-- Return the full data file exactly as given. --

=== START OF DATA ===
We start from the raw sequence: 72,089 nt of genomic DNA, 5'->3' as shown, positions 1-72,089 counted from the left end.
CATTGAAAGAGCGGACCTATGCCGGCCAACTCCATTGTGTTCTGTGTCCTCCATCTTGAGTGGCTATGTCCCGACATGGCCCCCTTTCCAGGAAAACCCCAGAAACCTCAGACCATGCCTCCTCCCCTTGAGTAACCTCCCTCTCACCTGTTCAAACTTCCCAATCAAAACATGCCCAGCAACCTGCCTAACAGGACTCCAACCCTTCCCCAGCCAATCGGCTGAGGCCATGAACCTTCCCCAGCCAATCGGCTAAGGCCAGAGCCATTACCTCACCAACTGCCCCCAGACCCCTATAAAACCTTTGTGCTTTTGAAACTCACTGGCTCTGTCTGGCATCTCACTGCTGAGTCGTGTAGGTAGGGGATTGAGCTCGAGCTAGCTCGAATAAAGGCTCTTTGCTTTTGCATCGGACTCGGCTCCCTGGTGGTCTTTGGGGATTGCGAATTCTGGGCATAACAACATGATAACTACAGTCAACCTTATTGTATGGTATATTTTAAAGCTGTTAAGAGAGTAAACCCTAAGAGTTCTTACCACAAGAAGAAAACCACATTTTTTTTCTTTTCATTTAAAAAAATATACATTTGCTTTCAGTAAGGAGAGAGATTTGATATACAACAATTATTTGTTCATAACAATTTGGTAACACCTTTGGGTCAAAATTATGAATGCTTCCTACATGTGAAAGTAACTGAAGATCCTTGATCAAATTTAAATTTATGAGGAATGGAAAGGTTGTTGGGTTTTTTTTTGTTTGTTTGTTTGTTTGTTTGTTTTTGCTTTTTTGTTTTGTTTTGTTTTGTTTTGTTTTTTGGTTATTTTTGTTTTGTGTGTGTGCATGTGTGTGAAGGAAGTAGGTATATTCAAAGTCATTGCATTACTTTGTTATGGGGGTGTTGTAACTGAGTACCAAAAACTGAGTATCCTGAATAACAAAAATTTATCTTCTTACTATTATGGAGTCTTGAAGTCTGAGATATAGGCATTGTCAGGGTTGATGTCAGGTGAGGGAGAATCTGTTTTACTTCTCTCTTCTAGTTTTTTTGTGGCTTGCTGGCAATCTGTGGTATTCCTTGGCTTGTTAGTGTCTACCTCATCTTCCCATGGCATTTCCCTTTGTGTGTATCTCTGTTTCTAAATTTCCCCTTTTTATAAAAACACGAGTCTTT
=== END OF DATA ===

We start from the raw sequence: 72,089 nt of genomic DNA, 5'->3' as shown, positions 1-72,089 counted from the left end.
CATTGAAAGAGCGGACCTATGCCGGCCAACTCCATTGTGTTCTGTGTCCTCCATCTTGAGTGGCTATGTCCCGACATGGCCCCCTTTCCAGGAAAACCCCAGAAACCTCAGACCATGCCTCCTCCCCTTGAGTAACCTCCCTCTCACCTGTTCAAACTTCCCAATCAAAACATGCCCAGCAACCTGCCTAACAGGACTCCAACCCTTCCCCAGCCAATCGGCTGAGGCCATGAACCTTCCCCAGCCAATCGGCTAAGGCCAGAGCCATTACCTCACCAACTGCCCCCAGACCCCTATAAAACCTTTGTGCTTTTGAAACTCACTGGCTCTGTCTGGCATCTCACTGCTGAGTCGTGTAGGTAGGGGATTGAGCTCGAGCTAGCTCGAATAAAGGCTCTTTGCTTTTGCATCGGACTCGGCTCCCTGGTGGTCTTTGGGGATTGCGAATTCTGGGCATAACAACATGATAACTACAGTCAACCTTATTGTATGGTATATTTTAAAGCTGTTAAGAGAGTAAACCCTAAGAGTTCTTACCACAAGAAGAAAACCACATTTTTTTTCTTTTCATTTAAAAAAATATACATTTGCTTTCAGTAAGGAGAGAGATTTGATATACAACAATTATTTGTTCATAACAATTTGGTAACACCTTTGGGTCAAAATTATGAATGCTTCCTACATGTGAAAGTAACTGAAGATCCTTGATCAAATTTAAATTTATGAGGAATGGAAAGGTTGTTGGGTTTTTTTTTGTTTGTTTGTTTGTTTGTTTGTTTTTGCTTTTTTGTTTTGTTTTGTTTTGTTTTGTTTTTTGGTTATTTTTGTTTTGTGTGTGTGCATGTGTGTGAAGGAAGTAGGTATATTCAAAGTCATTGCATTACTTTGTTATGGGGGTGTTGTAACTGAGTACCAAAAACTGAGTATCCTGAATAACAAAAATTTATCTTCTTACTATTATGGAGTCTTGAAGTCTGAGATATAGGCATTGTCAGGGTTGATGTCAGGTGAGGGAGAATCTGTTTTACTTCTCTCTTCTAGTTTTTTTGTGGCTTGCTGGCAATCTGTGGTATTCCTTGGCTTGTTAGTGTCTACCTCATCTTCCCATGGCATTTCCCTTTGTGTGTATCTCTGTTTCTAAATTTCCCCTTTTTATAAAAACACGAGTCTTT